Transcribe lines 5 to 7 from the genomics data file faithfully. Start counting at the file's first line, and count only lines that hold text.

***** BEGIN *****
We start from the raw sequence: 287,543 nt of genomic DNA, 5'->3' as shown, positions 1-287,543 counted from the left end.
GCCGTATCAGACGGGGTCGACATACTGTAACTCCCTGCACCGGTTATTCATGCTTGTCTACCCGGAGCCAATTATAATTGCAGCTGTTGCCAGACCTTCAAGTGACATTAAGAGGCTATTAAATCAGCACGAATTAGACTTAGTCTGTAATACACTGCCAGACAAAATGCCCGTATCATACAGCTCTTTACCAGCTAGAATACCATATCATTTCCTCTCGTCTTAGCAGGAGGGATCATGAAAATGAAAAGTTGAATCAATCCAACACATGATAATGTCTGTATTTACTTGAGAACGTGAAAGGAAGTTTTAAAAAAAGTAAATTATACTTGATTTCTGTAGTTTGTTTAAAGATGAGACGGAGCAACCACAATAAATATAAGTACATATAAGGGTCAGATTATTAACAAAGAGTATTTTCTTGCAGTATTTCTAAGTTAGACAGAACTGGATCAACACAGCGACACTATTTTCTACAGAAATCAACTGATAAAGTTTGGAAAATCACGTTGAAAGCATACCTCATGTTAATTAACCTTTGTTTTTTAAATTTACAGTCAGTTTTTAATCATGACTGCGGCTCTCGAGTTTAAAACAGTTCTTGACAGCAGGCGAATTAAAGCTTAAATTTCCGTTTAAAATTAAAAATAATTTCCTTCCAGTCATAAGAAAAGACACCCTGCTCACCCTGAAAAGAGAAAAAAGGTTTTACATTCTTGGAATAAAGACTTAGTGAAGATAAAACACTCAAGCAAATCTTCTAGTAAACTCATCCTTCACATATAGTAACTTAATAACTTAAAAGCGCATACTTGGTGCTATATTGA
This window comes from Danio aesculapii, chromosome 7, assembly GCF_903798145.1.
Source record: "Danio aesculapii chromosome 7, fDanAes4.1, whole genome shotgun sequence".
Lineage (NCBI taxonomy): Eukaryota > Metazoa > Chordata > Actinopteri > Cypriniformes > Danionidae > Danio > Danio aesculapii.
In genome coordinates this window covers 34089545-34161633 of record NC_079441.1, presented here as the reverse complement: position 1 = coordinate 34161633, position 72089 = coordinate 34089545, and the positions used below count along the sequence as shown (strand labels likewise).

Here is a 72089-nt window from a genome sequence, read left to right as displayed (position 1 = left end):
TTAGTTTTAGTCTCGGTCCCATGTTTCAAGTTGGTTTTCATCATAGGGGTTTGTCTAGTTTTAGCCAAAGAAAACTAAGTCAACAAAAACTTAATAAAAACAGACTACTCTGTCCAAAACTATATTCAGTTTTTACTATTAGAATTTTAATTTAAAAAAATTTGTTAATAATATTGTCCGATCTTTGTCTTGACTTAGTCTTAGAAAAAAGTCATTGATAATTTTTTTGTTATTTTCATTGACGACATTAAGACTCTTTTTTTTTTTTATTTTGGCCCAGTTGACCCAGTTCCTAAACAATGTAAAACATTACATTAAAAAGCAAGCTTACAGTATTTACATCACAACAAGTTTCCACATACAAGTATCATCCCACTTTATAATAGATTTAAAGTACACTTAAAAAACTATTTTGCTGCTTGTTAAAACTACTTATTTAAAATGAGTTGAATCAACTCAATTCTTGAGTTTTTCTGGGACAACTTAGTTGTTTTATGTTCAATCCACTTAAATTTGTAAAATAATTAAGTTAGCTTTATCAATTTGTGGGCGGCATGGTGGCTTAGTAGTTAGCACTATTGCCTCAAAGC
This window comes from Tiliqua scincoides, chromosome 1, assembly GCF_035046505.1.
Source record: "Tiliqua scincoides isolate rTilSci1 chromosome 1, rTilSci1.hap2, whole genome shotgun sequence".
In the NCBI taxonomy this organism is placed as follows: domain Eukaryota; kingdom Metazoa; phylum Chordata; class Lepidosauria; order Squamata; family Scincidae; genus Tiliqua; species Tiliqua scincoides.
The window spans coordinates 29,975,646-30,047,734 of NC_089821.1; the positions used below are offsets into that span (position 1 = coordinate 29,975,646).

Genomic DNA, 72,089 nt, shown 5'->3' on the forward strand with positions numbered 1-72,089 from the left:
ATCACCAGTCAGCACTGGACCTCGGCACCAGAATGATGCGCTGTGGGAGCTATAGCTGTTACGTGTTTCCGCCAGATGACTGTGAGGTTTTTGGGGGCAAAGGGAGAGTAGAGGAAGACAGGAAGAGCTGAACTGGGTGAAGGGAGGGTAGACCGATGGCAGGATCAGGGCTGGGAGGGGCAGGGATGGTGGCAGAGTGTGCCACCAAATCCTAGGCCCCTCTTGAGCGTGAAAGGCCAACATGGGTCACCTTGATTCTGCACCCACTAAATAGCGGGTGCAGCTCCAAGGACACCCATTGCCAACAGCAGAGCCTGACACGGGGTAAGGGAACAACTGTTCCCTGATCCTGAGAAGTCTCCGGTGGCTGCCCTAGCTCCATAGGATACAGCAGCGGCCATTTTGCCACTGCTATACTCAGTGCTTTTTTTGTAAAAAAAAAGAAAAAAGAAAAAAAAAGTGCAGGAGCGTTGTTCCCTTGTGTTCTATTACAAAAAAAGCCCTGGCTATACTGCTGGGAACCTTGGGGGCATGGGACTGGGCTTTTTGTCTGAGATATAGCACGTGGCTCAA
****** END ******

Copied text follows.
Lineage (NCBI taxonomy): Eukaryota > Metazoa > Chordata > Actinopteri > Cypriniformes > Danionidae > Danio > Danio aesculapii.
In genome coordinates this window covers 34089545-34161633 of record NC_079441.1, presented here as the reverse complement: position 1 = coordinate 34161633, position 72089 = coordinate 34089545, and the positions used below count along the sequence as shown (strand labels likewise).

Here is a 72089-nt window from a genome sequence, read left to right as displayed (position 1 = left end):